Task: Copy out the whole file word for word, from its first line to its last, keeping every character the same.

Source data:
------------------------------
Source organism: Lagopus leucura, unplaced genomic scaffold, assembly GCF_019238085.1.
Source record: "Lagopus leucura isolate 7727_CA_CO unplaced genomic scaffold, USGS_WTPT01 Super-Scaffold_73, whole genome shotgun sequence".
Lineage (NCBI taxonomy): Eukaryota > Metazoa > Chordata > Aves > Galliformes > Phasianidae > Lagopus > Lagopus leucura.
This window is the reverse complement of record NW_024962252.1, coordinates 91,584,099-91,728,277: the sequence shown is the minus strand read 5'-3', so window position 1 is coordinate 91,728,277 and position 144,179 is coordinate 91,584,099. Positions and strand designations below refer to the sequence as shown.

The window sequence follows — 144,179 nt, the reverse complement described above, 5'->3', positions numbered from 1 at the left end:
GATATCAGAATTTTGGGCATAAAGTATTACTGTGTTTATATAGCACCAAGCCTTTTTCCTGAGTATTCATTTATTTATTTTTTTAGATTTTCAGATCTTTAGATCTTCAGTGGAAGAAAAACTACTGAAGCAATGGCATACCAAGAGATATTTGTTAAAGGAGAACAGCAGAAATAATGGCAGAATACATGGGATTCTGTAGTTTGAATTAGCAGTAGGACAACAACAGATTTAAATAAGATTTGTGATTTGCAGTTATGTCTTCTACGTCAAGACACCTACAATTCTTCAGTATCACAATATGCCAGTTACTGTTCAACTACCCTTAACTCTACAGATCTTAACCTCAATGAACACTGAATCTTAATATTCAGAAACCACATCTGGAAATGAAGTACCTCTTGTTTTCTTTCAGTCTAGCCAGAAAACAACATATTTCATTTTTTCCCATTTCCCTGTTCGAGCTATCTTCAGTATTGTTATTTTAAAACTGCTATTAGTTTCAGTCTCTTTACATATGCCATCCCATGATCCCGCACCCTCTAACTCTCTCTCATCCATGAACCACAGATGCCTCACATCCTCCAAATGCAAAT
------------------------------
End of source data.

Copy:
Source organism: Lagopus leucura, unplaced genomic scaffold, assembly GCF_019238085.1.
Source record: "Lagopus leucura isolate 7727_CA_CO unplaced genomic scaffold, USGS_WTPT01 Super-Scaffold_73, whole genome shotgun sequence".
Lineage (NCBI taxonomy): Eukaryota > Metazoa > Chordata > Aves > Galliformes > Phasianidae > Lagopus > Lagopus leucura.
This window is the reverse complement of record NW_024962252.1, coordinates 91,584,099-91,728,277: the sequence shown is the minus strand read 5'-3', so window position 1 is coordinate 91,728,277 and position 144,179 is coordinate 91,584,099. Positions and strand designations below refer to the sequence as shown.

The window sequence follows — 144,179 nt, the reverse complement described above, 5'->3', positions numbered from 1 at the left end:
GATATCAGAATTTTGGGCATAAAGTATTACTGTGTTTATATAGCACCAAGCCTTTTTCCTGAGTATTCATTTATTTATTTTTTTAGATTTTCAGATCTTTAGATCTTCAGTGGAAGAAAAACTACTGAAGCAATGGCATACCAAGAGATATTTGTTAAAGGAGAACAGCAGAAATAATGGCAGAATACATGGGATTCTGTAGTTTGAATTAGCAGTAGGACAACAACAGATTTAAATAAGATTTGTGATTTGCAGTTATGTCTTCTACGTCAAGACACCTACAATTCTTCAGTATCACAATATGCCAGTTACTGTTCAACTACCCTTAACTCTACAGATCTTAACCTCAATGAACACTGAATCTTAATATTCAGAAACCACATCTGGAAATGAAGTACCTCTTGTTTTCTTTCAGTCTAGCCAGAAAACAACATATTTCATTTTTTCCCATTTCCCTGTTCGAGCTATCTTCAGTATTGTTATTTTAAAACTGCTATTAGTTTCAGTCTCTTTACATATGCCATCCCATGATCCCGCACCCTCTAACTCTCTCTCATCCATGAACCACAGATGCCTCACATCCTCCAAATGCAAAT